Seed Season

My mailbox is full of gardening catalogs and the excitement of spring and summer is almost here.  So many new ideas every year are contained in these great publications.  Yes, there is something to actually having a printed catalog in hand, when searching for my lettuce seeds for my summer kitchen garden. Most often, I am reading and learning from the various companies as they showcase their products.

I love to shop these catalogs and complete a bit of research on the types of seeds that might work best in my short season Michigan garden.  I know that my yard does not have the greatest and longest sunny exposure, so I am always careful to choose seeds that will grow to maturity within the summer months.

This year, I will grow a variety of mesculun salad leaves and other lettuce mixes. In years past, I have had great success with lettuce in my garden. And fresh garden lettuce is so spectacular, that it is hard to compare to anything found in a market.  For this reason, I think everyone should have a small kitchen garden. So satisfying!

Applewood Estate 100 years

We visited Applewood Estates in September for their 100 year celebration. It is the former home of Charles S. Mott and his wife Ruth Mott in Flint Michigan.  The home is lovely with gardens and several buildings to tour and experience.  I wanted to share some of the photos of the lovely estate which was open this year for their special celebration. We especially love their herb gardens and perennial gardens. The home is a lovely Michigan landmark, and the history of the Mott family is equally charming.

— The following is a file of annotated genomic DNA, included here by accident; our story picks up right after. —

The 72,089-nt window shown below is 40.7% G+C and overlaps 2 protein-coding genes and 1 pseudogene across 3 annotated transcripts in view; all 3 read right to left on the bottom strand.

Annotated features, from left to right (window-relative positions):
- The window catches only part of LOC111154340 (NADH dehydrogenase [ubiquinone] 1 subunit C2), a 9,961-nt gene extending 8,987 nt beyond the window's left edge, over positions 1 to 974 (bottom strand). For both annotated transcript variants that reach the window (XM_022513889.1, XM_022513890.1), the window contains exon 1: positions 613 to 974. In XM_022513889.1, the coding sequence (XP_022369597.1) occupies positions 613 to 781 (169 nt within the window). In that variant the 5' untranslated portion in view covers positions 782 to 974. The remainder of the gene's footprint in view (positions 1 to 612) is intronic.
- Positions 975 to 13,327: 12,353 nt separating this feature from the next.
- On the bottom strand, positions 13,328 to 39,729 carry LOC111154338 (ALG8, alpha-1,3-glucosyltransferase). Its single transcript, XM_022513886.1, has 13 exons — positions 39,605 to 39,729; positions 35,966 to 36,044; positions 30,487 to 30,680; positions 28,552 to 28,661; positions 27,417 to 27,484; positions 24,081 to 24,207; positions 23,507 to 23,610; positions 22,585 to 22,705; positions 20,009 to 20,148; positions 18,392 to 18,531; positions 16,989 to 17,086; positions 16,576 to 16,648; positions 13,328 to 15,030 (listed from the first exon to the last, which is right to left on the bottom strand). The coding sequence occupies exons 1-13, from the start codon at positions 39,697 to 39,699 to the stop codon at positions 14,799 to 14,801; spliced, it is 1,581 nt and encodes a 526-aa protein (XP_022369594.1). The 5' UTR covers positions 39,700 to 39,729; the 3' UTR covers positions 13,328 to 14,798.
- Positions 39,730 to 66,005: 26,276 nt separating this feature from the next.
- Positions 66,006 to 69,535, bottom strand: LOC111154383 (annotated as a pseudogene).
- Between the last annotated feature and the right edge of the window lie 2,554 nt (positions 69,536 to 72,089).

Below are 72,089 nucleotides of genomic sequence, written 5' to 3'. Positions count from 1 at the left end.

Summer garden flowers

So as the Summer is ending, my garden is winding down as well.  Many of my favorite flowers are faded or have ceased blooming.  I still enjoy photos of them and just had to post some of my new favorites for this season. Every year is a different experience and a chance to try a new variety or two.  My herb garden with a few vegetables continues into the Fall and will supply enough herbs for my cooking until Thanksgiving again this year.

I planted my garden in 2008 and have added new shrubs and plantings every year since that year.  It is ever evolving.

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Japanese Tea Ceremony

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Just a few miles away from Midland, we were able to experience an authentic Japanese Tea Ceremony.  The tea house was constructed in 1985 and is used for a variety of functions.

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We were served green tea and Japanese sweets in the traditional mIMG_9196anner.  The tea house has 8 reed mats and was constructed from Japanese architectural designs and with transplanted construction workers for the project.  There were no nails used on this building. The wood is natural and not treated with paint or stains.

The gardens surrounding the tea house are decorated with some elements traditionally found in Japanese gardens including a red bridge near the Saginaw River.  The area is peaceful and compliments the tea house. This experience was both relaxing and intersting.

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http://www.japaneseculturalcenter.org/index.html

 

drying summer flowers

Not only do I enjoy my summer garden while it is in bloom, but I usually try to save some of the flowers of the season.  I simply use my garage greenhouse and old sheet pans.  I put out flowers from summer floral arrangements and also from my garden throughout the season. I allow them to dry on their own without using any products.

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I seem to have better success with certain types of flowers, but even those that don’t seem to look as good as the others, still have significance to me.  I use them in my fall arrangements on wreaths or outdoors in baskets on my porch or deck. Every year I have a new supply and don’t worry about keeping them longer than that.  Such fun for me to have flowers of the summer throughout the Fall and sometimes for Spring arrangements too.